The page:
Last modified on 18 July 2014, at 22:37

Nouriel Roubini

Nouriel Roubini, January 2009

Nouriel Roubini (born March 29, 1958) is a Turkish-American professor of economics at New York University and chairman of the economic website Roubini Global Economics. He was a Treasury official during the Clinton administration and has taught at Yale University.

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  • It’s not as if there’s infinite wealth. There are thousands of new luxury units coming on the market, and the question is, who will buy them? If people start losing jobs, who can afford to pay 2, 3, 4, 5 million dollars? Do you know 10,000 new investment bankers on Wall Street?
  • I think globalization actually maintains and fosters various elements of national and cultural identities. I don’t think everything is being homogenized. If anything, your food, your culture, and your ethnicity might become part of the globalized world, and thus absorbed by other countries.
  • Janera:: Do you think then that it’s good that the French are abolishing the headscarves or the yarmulke?
    Roubini: I’m not in favor of restricting what people wear. It’s counterproductive and creates more separation. The effect of the French policy is that children will attend a religious school and won’t be exposed to the secular education that France offers. They won’t learn the value of western modern secular values.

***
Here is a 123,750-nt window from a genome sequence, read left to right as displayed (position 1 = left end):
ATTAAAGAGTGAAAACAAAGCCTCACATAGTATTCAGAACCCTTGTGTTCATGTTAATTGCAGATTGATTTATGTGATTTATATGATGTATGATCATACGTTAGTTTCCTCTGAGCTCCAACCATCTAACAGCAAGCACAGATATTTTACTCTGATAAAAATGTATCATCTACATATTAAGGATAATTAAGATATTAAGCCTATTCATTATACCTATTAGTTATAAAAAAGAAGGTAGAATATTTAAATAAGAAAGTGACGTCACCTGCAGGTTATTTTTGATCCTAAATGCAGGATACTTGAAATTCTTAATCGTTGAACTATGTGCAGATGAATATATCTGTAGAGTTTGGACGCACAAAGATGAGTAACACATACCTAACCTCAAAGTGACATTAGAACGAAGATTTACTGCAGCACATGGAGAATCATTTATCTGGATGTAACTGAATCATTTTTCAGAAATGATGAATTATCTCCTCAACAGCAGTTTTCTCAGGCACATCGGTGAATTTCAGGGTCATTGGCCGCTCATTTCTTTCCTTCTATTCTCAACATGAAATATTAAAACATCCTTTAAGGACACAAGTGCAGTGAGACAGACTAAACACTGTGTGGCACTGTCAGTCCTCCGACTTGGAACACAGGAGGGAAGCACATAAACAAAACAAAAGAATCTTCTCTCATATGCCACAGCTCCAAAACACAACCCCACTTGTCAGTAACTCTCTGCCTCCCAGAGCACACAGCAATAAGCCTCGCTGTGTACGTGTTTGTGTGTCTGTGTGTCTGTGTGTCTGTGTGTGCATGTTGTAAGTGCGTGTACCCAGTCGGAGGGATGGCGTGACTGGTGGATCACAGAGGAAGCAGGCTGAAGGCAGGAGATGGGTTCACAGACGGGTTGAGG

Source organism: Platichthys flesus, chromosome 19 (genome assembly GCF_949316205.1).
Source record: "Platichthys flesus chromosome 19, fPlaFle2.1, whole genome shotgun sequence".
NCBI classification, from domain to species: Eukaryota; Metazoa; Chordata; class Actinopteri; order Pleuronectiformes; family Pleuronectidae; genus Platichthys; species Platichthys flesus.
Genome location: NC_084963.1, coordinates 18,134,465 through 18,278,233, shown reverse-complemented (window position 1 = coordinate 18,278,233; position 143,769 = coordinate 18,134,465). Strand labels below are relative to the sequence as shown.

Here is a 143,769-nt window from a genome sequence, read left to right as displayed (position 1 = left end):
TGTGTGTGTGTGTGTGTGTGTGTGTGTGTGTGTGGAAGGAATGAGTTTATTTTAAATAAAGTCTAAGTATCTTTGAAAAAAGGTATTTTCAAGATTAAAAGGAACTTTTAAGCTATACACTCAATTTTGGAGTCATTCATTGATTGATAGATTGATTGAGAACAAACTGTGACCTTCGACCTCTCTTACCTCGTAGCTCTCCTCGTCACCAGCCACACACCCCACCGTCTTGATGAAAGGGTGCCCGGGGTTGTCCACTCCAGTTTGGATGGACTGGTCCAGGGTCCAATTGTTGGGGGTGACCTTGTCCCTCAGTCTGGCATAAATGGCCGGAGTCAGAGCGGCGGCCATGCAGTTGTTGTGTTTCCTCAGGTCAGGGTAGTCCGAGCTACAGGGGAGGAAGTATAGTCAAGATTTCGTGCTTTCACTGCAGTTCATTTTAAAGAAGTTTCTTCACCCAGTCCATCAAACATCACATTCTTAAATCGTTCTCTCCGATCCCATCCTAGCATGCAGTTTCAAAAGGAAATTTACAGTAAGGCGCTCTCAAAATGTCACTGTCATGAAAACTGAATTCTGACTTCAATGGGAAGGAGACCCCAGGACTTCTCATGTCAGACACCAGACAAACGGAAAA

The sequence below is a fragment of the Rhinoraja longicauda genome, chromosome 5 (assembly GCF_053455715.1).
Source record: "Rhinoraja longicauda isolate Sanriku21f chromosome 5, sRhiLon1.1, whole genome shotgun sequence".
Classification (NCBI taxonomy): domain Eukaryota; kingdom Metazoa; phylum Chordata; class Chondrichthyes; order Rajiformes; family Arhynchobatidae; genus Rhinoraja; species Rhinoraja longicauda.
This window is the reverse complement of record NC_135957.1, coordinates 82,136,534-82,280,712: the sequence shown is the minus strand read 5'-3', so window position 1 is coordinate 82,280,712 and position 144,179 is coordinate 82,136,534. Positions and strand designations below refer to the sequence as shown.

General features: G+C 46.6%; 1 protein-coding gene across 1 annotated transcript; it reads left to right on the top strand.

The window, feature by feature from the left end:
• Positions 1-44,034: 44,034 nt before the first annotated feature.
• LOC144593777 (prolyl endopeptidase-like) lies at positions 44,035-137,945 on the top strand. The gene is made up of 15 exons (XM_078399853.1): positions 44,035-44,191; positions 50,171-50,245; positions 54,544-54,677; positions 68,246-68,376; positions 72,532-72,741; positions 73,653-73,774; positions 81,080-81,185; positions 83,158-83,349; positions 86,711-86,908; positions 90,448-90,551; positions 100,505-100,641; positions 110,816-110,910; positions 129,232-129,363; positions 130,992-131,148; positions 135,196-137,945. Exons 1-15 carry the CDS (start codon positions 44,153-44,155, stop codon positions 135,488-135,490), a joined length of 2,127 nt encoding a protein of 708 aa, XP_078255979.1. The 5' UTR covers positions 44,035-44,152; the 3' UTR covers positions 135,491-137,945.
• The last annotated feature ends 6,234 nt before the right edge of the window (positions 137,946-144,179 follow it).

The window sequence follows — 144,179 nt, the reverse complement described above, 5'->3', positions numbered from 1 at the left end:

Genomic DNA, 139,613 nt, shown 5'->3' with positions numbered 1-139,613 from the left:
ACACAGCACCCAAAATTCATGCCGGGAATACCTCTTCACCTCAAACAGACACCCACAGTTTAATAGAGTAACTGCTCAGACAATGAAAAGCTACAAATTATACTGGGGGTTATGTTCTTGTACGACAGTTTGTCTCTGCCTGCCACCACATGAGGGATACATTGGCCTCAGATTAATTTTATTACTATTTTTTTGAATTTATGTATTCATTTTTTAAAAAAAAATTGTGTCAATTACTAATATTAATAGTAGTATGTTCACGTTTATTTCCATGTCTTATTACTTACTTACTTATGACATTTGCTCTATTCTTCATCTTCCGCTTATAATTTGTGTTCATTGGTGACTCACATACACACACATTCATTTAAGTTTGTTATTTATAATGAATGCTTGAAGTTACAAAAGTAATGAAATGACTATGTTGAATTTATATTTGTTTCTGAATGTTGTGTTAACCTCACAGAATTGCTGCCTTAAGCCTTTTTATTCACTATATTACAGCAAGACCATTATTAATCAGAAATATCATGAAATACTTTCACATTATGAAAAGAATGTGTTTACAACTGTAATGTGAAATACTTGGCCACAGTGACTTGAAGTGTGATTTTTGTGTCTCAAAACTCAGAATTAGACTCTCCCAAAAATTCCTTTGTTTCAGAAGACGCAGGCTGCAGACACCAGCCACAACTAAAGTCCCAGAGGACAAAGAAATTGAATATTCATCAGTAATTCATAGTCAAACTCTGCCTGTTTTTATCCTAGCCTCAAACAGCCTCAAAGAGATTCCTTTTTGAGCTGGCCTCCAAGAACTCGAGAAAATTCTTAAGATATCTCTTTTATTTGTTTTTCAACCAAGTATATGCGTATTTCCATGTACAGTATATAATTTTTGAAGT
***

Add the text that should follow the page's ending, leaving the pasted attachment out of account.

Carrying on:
• Quoted in Janera Soerel, "Talking to Nouriel Roubini," Janera (2007-05-02)
  • The challenge we face is how to integrate the Muslim world into the global economy. Asia has become part of it, but not Africa or the Middle East.

    One could realistically think about a Marshall Plan with respect to this part of the world, to succeed in integrating the Muslim and Arab world into the global economy as we did in Europe after World War II. For example, we’ve wasted hundreds of billions of dollars on the Iraq war. Had we taken a third of this money and invested it into a Marshall Plan for the Middle East, the benefits would have been ten times more than wasting it on a war.

    • Quoted in Janera Soerel, "Talking to Nouriel Roubini," Janera (2007-05-02)
  • Reckless people have deluded themselves that this was a subprime crisis. But we have problems with credit-card debt, student-loan debt, auto loans, commercial real estate loans, home-equity loans, corporate debt and loans that financed leveraged buyouts... We have a subprime financial system, not a subprime mortgage market.
  • Our biggest financiers are China, Russia and the gulf states. These are rivals, not allies.
    • Quoted in Stephen Mihm, "Dr. Doom," The New York Times (2008-08-15)

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